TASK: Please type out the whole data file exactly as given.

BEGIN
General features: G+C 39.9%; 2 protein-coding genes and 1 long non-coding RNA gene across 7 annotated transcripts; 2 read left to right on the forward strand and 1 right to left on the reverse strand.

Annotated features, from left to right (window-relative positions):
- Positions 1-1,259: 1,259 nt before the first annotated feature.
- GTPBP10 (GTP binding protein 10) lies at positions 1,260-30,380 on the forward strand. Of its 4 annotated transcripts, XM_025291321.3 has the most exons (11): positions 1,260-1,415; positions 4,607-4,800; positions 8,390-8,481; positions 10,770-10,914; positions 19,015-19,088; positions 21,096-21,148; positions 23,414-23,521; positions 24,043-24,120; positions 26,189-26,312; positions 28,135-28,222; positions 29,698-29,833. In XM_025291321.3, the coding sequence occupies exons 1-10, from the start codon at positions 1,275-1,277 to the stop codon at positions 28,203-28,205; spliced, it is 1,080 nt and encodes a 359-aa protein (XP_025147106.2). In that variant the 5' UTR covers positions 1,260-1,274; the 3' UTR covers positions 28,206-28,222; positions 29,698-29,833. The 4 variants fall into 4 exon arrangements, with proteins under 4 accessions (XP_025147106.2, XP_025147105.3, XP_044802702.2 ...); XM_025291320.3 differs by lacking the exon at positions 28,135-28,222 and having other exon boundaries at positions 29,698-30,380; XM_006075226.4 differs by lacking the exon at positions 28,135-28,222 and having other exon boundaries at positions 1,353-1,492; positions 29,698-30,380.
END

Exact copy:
General features: G+C 39.9%; 2 protein-coding genes and 1 long non-coding RNA gene across 7 annotated transcripts; 2 read left to right on the forward strand and 1 right to left on the reverse strand.

Annotated features, from left to right (window-relative positions):
- Positions 1-1,259: 1,259 nt before the first annotated feature.
- GTPBP10 (GTP binding protein 10) lies at positions 1,260-30,380 on the forward strand. Of its 4 annotated transcripts, XM_025291321.3 has the most exons (11): positions 1,260-1,415; positions 4,607-4,800; positions 8,390-8,481; positions 10,770-10,914; positions 19,015-19,088; positions 21,096-21,148; positions 23,414-23,521; positions 24,043-24,120; positions 26,189-26,312; positions 28,135-28,222; positions 29,698-29,833. In XM_025291321.3, the coding sequence occupies exons 1-10, from the start codon at positions 1,275-1,277 to the stop codon at positions 28,203-28,205; spliced, it is 1,080 nt and encodes a 359-aa protein (XP_025147106.2). In that variant the 5' UTR covers positions 1,260-1,274; the 3' UTR covers positions 28,206-28,222; positions 29,698-29,833. The 4 variants fall into 4 exon arrangements, with proteins under 4 accessions (XP_025147106.2, XP_025147105.3, XP_044802702.2 ...); XM_025291320.3 differs by lacking the exon at positions 28,135-28,222 and having other exon boundaries at positions 29,698-30,380; XM_006075226.4 differs by lacking the exon at positions 28,135-28,222 and having other exon boundaries at positions 1,353-1,492; positions 29,698-30,380.